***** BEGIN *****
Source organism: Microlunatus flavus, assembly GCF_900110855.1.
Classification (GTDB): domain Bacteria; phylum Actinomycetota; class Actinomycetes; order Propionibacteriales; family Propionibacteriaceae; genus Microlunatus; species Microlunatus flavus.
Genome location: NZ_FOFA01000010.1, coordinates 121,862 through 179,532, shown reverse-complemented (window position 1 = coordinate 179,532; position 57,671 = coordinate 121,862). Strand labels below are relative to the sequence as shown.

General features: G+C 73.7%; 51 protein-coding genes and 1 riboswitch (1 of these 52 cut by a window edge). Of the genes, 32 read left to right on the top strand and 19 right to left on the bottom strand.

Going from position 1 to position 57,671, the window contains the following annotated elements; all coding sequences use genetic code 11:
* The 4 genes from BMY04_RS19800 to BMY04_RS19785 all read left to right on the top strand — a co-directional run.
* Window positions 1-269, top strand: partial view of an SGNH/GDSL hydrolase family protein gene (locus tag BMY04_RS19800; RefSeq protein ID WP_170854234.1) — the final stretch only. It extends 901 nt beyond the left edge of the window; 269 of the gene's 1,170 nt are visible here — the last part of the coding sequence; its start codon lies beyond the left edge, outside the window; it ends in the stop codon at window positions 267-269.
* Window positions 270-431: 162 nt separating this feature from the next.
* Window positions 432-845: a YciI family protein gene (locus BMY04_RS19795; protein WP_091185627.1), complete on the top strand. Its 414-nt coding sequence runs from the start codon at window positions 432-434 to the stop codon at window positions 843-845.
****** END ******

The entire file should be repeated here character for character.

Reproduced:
Source organism: Microlunatus flavus, assembly GCF_900110855.1.
Classification (GTDB): domain Bacteria; phylum Actinomycetota; class Actinomycetes; order Propionibacteriales; family Propionibacteriaceae; genus Microlunatus; species Microlunatus flavus.
Genome location: NZ_FOFA01000010.1, coordinates 121,862 through 179,532, shown reverse-complemented (window position 1 = coordinate 179,532; position 57,671 = coordinate 121,862). Strand labels below are relative to the sequence as shown.

General features: G+C 73.7%; 51 protein-coding genes and 1 riboswitch (1 of these 52 cut by a window edge). Of the genes, 32 read left to right on the top strand and 19 right to left on the bottom strand.

Going from position 1 to position 57,671, the window contains the following annotated elements; all coding sequences use genetic code 11:
* The 4 genes from BMY04_RS19800 to BMY04_RS19785 all read left to right on the top strand — a co-directional run.
* Window positions 1-269, top strand: partial view of an SGNH/GDSL hydrolase family protein gene (locus tag BMY04_RS19800; RefSeq protein ID WP_170854234.1) — the final stretch only. It extends 901 nt beyond the left edge of the window; 269 of the gene's 1,170 nt are visible here — the last part of the coding sequence; its start codon lies beyond the left edge, outside the window; it ends in the stop codon at window positions 267-269.
* Window positions 270-431: 162 nt separating this feature from the next.
* Window positions 432-845: a YciI family protein gene (locus BMY04_RS19795; protein WP_091185627.1), complete on the top strand. Its 414-nt coding sequence runs from the start codon at window positions 432-434 to the stop codon at window positions 843-845.